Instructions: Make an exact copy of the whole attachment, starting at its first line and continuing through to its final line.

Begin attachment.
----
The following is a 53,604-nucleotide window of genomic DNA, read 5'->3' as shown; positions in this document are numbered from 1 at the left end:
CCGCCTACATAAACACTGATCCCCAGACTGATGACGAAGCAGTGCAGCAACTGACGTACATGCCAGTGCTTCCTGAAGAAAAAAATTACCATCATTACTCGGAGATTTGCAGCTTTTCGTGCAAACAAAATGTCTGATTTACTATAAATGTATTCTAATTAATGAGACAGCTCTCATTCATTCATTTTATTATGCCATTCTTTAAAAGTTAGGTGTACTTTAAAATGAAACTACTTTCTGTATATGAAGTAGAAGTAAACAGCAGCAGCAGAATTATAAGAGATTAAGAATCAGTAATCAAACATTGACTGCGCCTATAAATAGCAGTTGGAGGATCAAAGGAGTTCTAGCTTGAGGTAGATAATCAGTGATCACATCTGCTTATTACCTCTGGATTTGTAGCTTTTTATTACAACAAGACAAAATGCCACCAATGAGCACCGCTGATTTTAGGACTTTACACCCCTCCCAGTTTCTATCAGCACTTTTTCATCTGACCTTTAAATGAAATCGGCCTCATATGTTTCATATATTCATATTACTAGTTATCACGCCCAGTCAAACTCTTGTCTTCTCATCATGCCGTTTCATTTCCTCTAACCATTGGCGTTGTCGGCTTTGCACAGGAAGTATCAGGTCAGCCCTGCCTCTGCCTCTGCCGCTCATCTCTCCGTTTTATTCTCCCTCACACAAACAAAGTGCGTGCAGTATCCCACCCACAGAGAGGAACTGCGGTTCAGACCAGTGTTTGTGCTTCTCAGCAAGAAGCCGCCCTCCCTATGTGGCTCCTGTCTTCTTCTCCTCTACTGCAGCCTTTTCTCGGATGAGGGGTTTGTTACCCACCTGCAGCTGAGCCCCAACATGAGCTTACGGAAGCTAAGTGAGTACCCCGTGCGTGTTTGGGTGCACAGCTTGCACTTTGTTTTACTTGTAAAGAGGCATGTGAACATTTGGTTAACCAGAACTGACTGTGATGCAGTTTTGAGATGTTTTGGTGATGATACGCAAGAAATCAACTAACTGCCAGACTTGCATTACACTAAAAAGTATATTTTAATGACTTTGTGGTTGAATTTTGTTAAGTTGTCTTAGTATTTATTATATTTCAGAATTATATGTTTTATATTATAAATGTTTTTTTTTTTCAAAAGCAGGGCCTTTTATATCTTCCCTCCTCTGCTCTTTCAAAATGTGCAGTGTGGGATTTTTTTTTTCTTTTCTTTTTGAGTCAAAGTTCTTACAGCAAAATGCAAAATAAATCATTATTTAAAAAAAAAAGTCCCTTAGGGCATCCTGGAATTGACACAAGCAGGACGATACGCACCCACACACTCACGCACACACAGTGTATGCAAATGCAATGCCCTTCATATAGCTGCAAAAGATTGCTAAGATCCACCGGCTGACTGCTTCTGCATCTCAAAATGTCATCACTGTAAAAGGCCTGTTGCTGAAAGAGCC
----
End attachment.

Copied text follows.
The following is a 53,604-nucleotide window of genomic DNA, read 5'->3' as shown; positions in this document are numbered from 1 at the left end:
CCGCCTACATAAACACTGATCCCCAGACTGATGACGAAGCAGTGCAGCAACTGACGTACATGCCAGTGCTTCCTGAAGAAAAAAATTACCATCATTACTCGGAGATTTGCAGCTTTTCGTGCAAACAAAATGTCTGATTTACTATAAATGTATTCTAATTAATGAGACAGCTCTCATTCATTCATTTTATTATGCCATTCTTTAAAAGTTAGGTGTACTTTAAAATGAAACTACTTTCTGTATATGAAGTAGAAGTAAACAGCAGCAGCAGAATTATAAGAGATTAAGAATCAGTAATCAAACATTGACTGCGCCTATAAATAGCAGTTGGAGGATCAAAGGAGTTCTAGCTTGAGGTAGATAATCAGTGATCACATCTGCTTATTACCTCTGGATTTGTAGCTTTTTATTACAACAAGACAAAATGCCACCAATGAGCACCGCTGATTTTAGGACTTTACACCCCTCCCAGTTTCTATCAGCACTTTTTCATCTGACCTTTAAATGAAATCGGCCTCATATGTTTCATATATTCATATTACTAGTTATCACGCCCAGTCAAACTCTTGTCTTCTCATCATGCCGTTTCATTTCCTCTAACCATTGGCGTTGTCGGCTTTGCACAGGAAGTATCAGGTCAGCCCTGCCTCTGCCTCTGCCGCTCATCTCTCCGTTTTATTCTCCCTCACACAAACAAAGTGCGTGCAGTATCCCACCCACAGAGAGGAACTGCGGTTCAGACCAGTGTTTGTGCTTCTCAGCAAGAAGCCGCCCTCCCTATGTGGCTCCTGTCTTCTTCTCCTCTACTGCAGCCTTTTCTCGGATGAGGGGTTTGTTACCCACCTGCAGCTGAGCCCCAACATGAGCTTACGGAAGCTAAGTGAGTACCCCGTGCGTGTTTGGGTGCACAGCTTGCACTTTGTTTTACTTGTAAAGAGGCATGTGAACATTTGGTTAACCAGAACTGACTGTGATGCAGTTTTGAGATGTTTTGGTGATGATACGCAAGAAATCAACTAACTGCCAGACTTGCATTACACTAAAAAGTATATTTTAATGACTTTGTGGTTGAATTTTGTTAAGTTGTCTTAGTATTTATTATATTTCAGAATTATATGTTTTATATTATAAATGTTTTTTTTTTTCAAAAGCAGGGCCTTTTATATCTTCCCTCCTCTGCTCTTTCAAAATGTGCAGTGTGGGATTTTTTTTTTCTTTTCTTTTTGAGTCAAAGTTCTTACAGCAAAATGCAAAATAAATCATTATTTAAAAAAAAAAGTCCCTTAGGGCATCCTGGAATTGACACAAGCAGGACGATACGCACCCACACACTCACGCACACACAGTGTATGCAAATGCAATGCCCTTCATATAGCTGCAAAAGATTGCTAAGATCCACCGGCTGACTGCTTCTGCATCTCAAAATGTCATCACTGTAAAAGGCCTGTTGCTGAAAGAGCC